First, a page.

I am not a knife maker, but have dealt with shaping metals with pre exiting hardness. The main objective in grinding is to go slow and do not overheat. I have a slower, but powerful bench grinder. I keep my bare finger right where I am grinding. When it gets uncomfortable, I quench in water. This method has always worked for me. The main thing to remember is do not hurry the grind and the thinnest area will get the hottest.I'm trying my hand at making a patch knife. Not forging but using an old old hickory knife. My question is how to cut the hardened carbon steel without ruining the integrity of the heat treating of the blade?
Thanks for the kind words. I will have to research annealing a blade. Got another old hickory blade I'm gonna modify. Gonna take me a little more time on that one. I'll send the pattern to you for your opinion & advice.Nice job! Using a file to remove that material is a great example of patience and determination! The finished knife looks great. I have messed around and modified several old butcher knives myself. One alternative is to stick the blade in damp ground and soften the tang with a propane torch. The damp ground acts a heat sink to protect the blade. This also helps if you want to drill pin holes in a tang. Keep researching and experimenting and you will find that annealing the blade to soften it for filing and then re-heat treating isn't really all that complicated. Another possibility is to cut vertical lines down to your outline with a hack saw first, to make the horizontal cut easier. That is if you have a hack saw. Have fun and keep up the good work.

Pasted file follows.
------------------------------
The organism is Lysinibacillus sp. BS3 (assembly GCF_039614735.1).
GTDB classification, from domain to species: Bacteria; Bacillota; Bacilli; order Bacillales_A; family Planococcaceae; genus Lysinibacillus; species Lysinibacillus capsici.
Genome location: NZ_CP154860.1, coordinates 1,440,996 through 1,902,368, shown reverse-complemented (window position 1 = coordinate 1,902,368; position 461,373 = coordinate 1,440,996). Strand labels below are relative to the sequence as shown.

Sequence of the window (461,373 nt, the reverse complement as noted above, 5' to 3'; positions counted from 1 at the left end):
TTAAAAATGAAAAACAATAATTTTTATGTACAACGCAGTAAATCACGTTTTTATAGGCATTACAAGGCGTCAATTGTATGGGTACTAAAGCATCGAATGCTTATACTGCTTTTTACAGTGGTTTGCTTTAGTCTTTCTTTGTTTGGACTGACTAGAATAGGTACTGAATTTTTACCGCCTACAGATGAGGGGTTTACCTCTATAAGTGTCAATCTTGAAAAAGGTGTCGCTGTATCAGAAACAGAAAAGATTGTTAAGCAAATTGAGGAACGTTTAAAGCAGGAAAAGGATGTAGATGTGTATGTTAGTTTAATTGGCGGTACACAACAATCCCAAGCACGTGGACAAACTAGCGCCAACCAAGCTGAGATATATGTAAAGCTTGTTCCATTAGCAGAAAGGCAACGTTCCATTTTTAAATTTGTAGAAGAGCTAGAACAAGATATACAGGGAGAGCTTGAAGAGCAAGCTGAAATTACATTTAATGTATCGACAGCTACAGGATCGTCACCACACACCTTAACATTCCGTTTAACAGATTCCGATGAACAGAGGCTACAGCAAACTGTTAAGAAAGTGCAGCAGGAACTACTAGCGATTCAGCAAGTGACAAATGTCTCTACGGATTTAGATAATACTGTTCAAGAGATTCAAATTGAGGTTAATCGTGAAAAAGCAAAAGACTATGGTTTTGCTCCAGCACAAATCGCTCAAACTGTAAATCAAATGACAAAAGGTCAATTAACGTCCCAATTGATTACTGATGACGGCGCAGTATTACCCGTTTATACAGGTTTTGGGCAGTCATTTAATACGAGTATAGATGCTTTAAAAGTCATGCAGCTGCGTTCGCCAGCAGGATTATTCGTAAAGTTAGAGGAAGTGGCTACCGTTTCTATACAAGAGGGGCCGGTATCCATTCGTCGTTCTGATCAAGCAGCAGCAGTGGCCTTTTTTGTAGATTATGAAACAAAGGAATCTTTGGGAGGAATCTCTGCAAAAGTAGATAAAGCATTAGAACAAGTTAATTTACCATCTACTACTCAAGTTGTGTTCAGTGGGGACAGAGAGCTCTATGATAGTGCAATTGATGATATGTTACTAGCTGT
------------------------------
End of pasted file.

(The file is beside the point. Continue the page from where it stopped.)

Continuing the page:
Good looking blade! All of our kitchen knives are Old Hickory and we use them every day. Ours are not hardened- I use a fine file to sharpen them. Good choice of a project.Have trimmed em down in that pic... Just a little added look to the knife is all they're for,... Added finished pic except for sharping
I believe it was hardened cause the filing was slow & at times just skidded across as I was filing. Had a blast doing it & getting ready for my next project.If they are Old Hickory, they were hardened and tempered. Old Hickory used to be 1095 steel. Good steel if the heat treat is well done.